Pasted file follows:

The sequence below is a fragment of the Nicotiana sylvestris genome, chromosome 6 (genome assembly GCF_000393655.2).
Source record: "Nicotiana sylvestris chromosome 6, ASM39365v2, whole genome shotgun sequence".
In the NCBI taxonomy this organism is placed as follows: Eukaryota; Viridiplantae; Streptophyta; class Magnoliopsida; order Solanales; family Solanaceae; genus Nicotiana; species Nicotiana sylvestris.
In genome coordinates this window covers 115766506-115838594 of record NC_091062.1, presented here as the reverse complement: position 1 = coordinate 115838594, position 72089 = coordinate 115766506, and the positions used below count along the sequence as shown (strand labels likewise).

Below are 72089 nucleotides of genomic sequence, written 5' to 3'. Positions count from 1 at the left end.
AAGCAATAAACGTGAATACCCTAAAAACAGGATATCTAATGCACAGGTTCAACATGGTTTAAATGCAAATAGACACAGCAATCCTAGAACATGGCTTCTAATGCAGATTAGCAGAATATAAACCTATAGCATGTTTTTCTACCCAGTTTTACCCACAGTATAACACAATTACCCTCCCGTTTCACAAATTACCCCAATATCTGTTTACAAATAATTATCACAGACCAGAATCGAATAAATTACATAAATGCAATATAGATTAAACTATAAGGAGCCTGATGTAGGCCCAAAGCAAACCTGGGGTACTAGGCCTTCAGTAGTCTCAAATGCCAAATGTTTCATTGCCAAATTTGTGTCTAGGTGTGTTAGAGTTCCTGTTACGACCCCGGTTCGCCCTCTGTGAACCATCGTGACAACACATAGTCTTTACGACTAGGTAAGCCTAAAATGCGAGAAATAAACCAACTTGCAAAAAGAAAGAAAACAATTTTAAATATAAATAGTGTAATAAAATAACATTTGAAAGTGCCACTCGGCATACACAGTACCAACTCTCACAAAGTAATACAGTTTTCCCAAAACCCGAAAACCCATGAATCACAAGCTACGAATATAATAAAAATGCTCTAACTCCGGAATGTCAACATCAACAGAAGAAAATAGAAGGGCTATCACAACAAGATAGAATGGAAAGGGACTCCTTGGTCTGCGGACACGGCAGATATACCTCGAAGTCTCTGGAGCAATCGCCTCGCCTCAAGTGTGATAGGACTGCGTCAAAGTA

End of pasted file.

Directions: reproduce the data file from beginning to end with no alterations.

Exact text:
The sequence below is a fragment of the Nicotiana sylvestris genome, chromosome 6 (genome assembly GCF_000393655.2).
Source record: "Nicotiana sylvestris chromosome 6, ASM39365v2, whole genome shotgun sequence".
In the NCBI taxonomy this organism is placed as follows: Eukaryota; Viridiplantae; Streptophyta; class Magnoliopsida; order Solanales; family Solanaceae; genus Nicotiana; species Nicotiana sylvestris.
In genome coordinates this window covers 115766506-115838594 of record NC_091062.1, presented here as the reverse complement: position 1 = coordinate 115838594, position 72089 = coordinate 115766506, and the positions used below count along the sequence as shown (strand labels likewise).

Below are 72089 nucleotides of genomic sequence, written 5' to 3'. Positions count from 1 at the left end.
AAGCAATAAACGTGAATACCCTAAAAACAGGATATCTAATGCACAGGTTCAACATGGTTTAAATGCAAATAGACACAGCAATCCTAGAACATGGCTTCTAATGCAGATTAGCAGAATATAAACCTATAGCATGTTTTTCTACCCAGTTTTACCCACAGTATAACACAATTACCCTCCCGTTTCACAAATTACCCCAATATCTGTTTACAAATAATTATCACAGACCAGAATCGAATAAATTACATAAATGCAATATAGATTAAACTATAAGGAGCCTGATGTAGGCCCAAAGCAAACCTGGGGTACTAGGCCTTCAGTAGTCTCAAATGCCAAATGTTTCATTGCCAAATTTGTGTCTAGGTGTGTTAGAGTTCCTGTTACGACCCCGGTTCGCCCTCTGTGAACCATCGTGACAACACATAGTCTTTACGACTAGGTAAGCCTAAAATGCGAGAAATAAACCAACTTGCAAAAAGAAAGAAAACAATTTTAAATATAAATAGTGTAATAAAATAACATTTGAAAGTGCCACTCGGCATACACAGTACCAACTCTCACAAAGTAATACAGTTTTCCCAAAACCCGAAAACCCATGAATCACAAGCTACGAATATAATAAAAATGCTCTAACTCCGGAATGTCAACATCAACAGAAGAAAATAGAAGGGCTATCACAACAAGATAGAATGGAAAGGGACTCCTTGGTCTGCGGACACGGCAGATATACCTCGAAGTCTCTGGAGCAATCGCCTCGCCTCAAGTGTGATAGGACTGCGTCAAAGTA